We cannot run business without China's supply, says US publishers amid trade war

Washington DC Published: Jun 19, 2019, 10.31 AM(IST)

File photo of US-China flag. Photograph:( Reuters )

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The US publishing industry will probably suffer heavily from the tariff increase

US business representatives who attended the new round of hearing on tariff increase on Monday opposed the additional tariffs, saying that they cannot do without China's supply and cannot afford another round of tariff rise.

Different from former tariff increases, which mainly targeted intermediate products and industrial products, the new round of tariff is on consumer goods that every American resident has to use, such as cellphones, laptops, clothes, shoes, toys, and gaming devices, with a total worth of US $300 billion.

However, statistics showed that 82 per cent of cellphones and 94 per cent of laptops in US market are manufactured or assembled by Chinese manufactures, and a US $277 billion worth of clothes come from China.

If the levies are imposed, American consumers will suffer a huge blow, and American companies will lose a huge amount of profits, with some perhaps having to lay off employees or even close.

Although the US Department of Commerce and the Office of the US Trade Representative constantly ask American companies to seek alternatives in other countries, the answer is almost the same.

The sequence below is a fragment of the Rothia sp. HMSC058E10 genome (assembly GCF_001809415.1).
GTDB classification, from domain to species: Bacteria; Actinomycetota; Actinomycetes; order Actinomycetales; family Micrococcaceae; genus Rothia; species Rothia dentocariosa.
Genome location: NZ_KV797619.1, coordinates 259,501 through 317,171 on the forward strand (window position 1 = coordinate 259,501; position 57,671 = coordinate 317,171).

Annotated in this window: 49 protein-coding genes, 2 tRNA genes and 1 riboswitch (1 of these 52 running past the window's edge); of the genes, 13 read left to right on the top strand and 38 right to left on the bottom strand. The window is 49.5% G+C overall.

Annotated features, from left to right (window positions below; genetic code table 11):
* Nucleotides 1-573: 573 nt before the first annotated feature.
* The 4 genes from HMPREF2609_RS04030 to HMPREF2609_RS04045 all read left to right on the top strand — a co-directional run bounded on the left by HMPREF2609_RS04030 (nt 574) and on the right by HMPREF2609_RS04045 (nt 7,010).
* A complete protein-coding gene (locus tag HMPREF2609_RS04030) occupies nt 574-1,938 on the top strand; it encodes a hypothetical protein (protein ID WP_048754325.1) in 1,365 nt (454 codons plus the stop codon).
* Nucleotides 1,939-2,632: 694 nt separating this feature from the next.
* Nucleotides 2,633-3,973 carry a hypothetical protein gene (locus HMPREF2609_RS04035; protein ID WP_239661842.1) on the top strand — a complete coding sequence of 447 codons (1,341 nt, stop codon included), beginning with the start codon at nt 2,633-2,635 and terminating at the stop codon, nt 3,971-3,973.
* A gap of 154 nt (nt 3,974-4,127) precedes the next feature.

Watch: US-China trade friction 'hurting world economic chain'

"It's not as simple to change a supply chain as to just send an email and say 'I would rather deal with you' or something. It takes many years to develop a relationship with suppliers. So for us, it's taken several years, almost decades now. It's cost a lot of money for us to visit China or have them visit us. And it's years of trust of doing business with each other," said Brandon Peckman, Sales Manager of Real Trading LLC.

The US publishing industry will probably suffer heavily from the tariff increase, as a US $2.3 billion worth of books on American market are printed and made in China.

"We don't have an option as to where we can go. Often it's because of the cost. A lot of the daily newspapers have gone out of business here in the States, so the printer capability, which I think you heard some testimony about, has gone down. So it's costs, also technology," said Jamie Fiocco, chairman of American Booksellers Association.

"One of the best examples might be children's book. And a lot of those titles are four-color titles. They're titles that use unique formats or maybe have especially interesting add-ons in terms of sidelines that come with those titles. And the US currently does not have that capacity or the technical skill to produce such titles. The US has a lot of very fine printers, but they tend to concentrate on one-color printing. Right now, it's coming from China," said Dan Cullen, Senior Strategy Officer of American Booksellers Association.

Over 500 American enterprises and industry associations attended the hearing on a further of US $300 billion worth of imported Chinese products at the International Trade Commission in Washington DC on Monday.

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